Horseshoe Crab Habitat Model
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Draft Date:
June 2001

Horseshoe crab, Limulus polyphemus

Use of Study Area Resources:
All life stages. On the North American Atlantic coast this species is found from mid-coast Maine to the Gulf of Mexico.

Horseshoe crabs are invertebrates of estuarine and marine environments. Habitat selection and use in the study area has not been thoroughly studied, requiring us to rely on source information from other areas. Reproductive, juvenile and adult non-reproductive habitat are all found in the study area, with known spawning sites as far north in Maine as Hog Bay in Franklin, and Salt Pond in Blue Hill (Born 1977). Reproductive habitat may be the most limited in availability.

Adults breed on beaches, retire to shallow embayments through the summer, and then move to deeper waters offshore for the winter (Shuster 1982). Eggs develop and hatch within 2 weeks or more of spawning (Shuster 1990). Rates of development show some variation depending on salinity, temperature, and dissolved oxygen (Jegla and Costlow 1982, Penn and Brockman 1994). Maturation is believed to be slower in colder waters (Born 1977) and eggs may overwinter and hatch in the spring (Botton et al. 1992). Upon hatching from the nest, the tiny "trilobite" larvae are free swimming in the water column- mostly swimming up and then drifting down (Shuster 1990). This larval stage lasts approximately 6 days, at the end of which the larvae molt to a 'first-tailed' instar, resembling a miniature adult, and settle to the bottom (Shuster 1990). Juveniles molt up to five times the first year, two or three times the second year, "a couple of times the third year, and thereafter, once a year" (Shuster 1990). Maturity requires 15 or more molts over approximately 9 or 10 years, respectively, for males or females (Shuster 1990). Both juveniles and adults feed on infauna (worms, clams, mussels), and will burrow into sediments where they can rest or feed and presumably be protected from predation.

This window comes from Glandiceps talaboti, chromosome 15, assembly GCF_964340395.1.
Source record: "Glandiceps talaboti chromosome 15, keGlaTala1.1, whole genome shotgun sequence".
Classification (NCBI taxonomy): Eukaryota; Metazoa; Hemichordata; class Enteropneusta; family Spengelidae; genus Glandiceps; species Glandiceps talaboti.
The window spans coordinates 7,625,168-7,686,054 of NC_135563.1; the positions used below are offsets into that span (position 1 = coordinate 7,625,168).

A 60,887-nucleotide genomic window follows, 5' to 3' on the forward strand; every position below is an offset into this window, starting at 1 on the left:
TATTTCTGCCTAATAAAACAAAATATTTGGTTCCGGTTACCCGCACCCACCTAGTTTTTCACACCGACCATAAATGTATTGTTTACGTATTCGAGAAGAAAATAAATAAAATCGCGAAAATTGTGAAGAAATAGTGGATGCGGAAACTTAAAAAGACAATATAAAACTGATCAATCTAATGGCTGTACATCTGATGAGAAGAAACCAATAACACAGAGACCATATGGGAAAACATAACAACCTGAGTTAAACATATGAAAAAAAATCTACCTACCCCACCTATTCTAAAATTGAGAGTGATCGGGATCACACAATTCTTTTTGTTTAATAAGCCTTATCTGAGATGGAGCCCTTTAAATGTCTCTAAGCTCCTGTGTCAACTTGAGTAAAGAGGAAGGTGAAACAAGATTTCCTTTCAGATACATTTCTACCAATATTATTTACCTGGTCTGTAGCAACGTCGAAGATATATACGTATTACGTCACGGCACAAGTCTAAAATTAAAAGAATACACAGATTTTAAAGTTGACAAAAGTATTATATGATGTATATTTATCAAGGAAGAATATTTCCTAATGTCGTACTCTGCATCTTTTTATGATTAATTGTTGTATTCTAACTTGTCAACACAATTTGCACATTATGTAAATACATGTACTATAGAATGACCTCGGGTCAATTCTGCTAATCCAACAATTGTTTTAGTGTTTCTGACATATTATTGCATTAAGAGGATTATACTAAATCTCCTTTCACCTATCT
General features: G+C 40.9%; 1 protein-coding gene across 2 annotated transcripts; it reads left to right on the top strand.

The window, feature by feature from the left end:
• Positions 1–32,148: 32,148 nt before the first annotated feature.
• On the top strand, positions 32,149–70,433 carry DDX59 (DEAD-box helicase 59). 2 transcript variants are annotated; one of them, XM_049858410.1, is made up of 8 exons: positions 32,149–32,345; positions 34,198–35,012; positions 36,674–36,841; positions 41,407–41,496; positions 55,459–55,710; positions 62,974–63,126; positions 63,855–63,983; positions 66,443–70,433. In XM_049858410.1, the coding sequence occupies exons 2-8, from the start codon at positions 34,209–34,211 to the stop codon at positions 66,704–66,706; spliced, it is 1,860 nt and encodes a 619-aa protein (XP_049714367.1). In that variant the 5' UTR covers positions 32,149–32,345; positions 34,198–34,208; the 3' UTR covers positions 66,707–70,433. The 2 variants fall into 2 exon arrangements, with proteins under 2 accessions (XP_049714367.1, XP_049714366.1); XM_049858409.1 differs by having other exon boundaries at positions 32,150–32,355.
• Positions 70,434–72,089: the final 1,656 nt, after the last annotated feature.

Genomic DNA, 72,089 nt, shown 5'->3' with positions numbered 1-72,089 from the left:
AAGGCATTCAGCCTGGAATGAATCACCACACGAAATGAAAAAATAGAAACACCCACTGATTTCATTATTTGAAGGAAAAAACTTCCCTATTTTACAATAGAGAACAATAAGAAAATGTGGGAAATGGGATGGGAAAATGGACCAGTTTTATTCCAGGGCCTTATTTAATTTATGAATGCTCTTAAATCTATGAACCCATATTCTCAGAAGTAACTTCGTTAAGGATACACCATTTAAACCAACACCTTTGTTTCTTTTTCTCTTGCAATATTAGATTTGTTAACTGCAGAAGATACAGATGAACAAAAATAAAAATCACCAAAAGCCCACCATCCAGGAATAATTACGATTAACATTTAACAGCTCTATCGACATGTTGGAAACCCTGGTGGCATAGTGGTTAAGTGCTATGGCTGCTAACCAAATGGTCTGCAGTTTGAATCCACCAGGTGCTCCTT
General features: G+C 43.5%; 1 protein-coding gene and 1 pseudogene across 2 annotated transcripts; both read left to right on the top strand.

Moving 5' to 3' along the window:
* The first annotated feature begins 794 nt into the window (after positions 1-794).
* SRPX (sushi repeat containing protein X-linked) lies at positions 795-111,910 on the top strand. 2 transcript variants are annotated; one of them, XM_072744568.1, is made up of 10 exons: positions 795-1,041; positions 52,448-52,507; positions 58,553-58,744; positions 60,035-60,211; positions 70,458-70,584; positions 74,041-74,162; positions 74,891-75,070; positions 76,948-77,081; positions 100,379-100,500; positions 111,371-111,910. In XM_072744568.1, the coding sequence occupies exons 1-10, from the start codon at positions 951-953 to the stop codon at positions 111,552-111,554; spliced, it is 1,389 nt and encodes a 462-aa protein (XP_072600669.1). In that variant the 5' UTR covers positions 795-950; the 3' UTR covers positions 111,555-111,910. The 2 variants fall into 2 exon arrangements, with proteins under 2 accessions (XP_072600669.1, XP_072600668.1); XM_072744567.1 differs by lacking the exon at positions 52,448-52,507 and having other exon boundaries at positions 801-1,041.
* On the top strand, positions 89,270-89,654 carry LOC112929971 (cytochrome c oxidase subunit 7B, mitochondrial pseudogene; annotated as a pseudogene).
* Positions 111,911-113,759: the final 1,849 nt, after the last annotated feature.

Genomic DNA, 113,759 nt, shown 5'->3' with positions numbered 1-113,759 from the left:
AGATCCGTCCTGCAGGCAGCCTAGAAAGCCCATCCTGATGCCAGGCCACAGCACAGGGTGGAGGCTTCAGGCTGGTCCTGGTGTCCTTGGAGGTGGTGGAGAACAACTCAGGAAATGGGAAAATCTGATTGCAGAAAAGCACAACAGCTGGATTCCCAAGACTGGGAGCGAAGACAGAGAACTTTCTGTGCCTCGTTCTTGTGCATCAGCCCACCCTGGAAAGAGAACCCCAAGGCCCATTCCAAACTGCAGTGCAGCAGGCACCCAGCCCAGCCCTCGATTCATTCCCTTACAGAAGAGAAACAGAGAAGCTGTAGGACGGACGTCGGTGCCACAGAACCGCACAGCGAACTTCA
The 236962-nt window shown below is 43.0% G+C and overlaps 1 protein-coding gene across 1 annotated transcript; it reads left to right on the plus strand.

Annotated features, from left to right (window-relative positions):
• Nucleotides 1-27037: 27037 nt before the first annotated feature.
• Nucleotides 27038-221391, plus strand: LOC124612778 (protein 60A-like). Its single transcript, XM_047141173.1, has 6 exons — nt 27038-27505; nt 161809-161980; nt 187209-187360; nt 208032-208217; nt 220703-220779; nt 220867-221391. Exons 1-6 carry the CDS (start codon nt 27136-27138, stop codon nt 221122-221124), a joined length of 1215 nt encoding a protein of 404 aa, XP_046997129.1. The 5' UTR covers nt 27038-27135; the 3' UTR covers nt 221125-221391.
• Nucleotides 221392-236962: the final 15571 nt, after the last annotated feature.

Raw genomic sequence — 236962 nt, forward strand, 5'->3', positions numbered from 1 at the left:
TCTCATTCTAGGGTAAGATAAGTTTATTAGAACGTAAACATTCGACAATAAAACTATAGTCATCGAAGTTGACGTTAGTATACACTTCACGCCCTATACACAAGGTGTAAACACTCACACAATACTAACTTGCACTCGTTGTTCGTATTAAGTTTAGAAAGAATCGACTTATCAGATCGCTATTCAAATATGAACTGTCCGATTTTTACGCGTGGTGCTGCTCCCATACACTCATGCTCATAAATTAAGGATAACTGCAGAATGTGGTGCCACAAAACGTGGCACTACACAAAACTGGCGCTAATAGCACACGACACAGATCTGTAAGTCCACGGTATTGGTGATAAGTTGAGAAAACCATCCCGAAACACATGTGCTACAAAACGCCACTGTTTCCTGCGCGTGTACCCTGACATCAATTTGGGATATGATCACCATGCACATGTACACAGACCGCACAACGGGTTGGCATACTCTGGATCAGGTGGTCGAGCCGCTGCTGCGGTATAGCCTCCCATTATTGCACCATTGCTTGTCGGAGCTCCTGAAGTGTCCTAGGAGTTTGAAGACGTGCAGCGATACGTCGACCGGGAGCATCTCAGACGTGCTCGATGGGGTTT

Habitat Requirements: